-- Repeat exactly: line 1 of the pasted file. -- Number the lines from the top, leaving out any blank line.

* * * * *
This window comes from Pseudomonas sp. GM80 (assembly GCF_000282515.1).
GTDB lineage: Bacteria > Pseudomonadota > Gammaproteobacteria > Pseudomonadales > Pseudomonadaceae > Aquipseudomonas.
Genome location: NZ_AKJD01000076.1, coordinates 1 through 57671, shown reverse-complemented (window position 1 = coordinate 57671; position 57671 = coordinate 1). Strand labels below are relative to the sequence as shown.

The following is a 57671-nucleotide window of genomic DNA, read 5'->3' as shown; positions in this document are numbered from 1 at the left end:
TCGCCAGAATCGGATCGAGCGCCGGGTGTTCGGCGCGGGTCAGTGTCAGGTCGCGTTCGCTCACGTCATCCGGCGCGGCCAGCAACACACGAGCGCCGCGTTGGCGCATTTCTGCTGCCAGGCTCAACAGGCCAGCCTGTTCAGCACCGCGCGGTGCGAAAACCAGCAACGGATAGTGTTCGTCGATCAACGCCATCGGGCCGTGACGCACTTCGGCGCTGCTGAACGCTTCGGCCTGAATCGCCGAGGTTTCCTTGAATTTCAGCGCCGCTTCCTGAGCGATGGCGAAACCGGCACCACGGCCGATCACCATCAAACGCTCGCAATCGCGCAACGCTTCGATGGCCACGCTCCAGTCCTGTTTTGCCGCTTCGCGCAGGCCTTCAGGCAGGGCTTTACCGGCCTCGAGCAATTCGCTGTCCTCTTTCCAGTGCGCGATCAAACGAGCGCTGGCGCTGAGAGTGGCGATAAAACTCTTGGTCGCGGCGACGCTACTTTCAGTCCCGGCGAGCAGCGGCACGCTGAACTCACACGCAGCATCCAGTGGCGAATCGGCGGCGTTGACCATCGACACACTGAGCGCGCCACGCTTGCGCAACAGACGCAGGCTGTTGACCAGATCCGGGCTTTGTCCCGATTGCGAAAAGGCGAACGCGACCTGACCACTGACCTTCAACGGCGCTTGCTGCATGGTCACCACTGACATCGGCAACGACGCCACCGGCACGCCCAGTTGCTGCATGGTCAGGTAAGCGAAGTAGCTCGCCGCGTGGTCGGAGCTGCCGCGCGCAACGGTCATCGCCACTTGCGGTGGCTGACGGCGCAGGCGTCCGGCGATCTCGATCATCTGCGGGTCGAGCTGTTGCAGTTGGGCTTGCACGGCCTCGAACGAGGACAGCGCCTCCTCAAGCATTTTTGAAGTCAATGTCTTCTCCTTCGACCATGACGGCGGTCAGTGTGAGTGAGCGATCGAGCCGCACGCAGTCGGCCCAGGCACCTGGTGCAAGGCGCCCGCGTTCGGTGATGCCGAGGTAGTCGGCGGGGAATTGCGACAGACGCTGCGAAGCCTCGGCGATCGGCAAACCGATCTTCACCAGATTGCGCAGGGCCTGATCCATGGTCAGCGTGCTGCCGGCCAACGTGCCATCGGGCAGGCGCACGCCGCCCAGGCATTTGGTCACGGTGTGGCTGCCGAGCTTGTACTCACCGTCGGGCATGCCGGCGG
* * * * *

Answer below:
This window comes from Pseudomonas sp. GM80 (assembly GCF_000282515.1).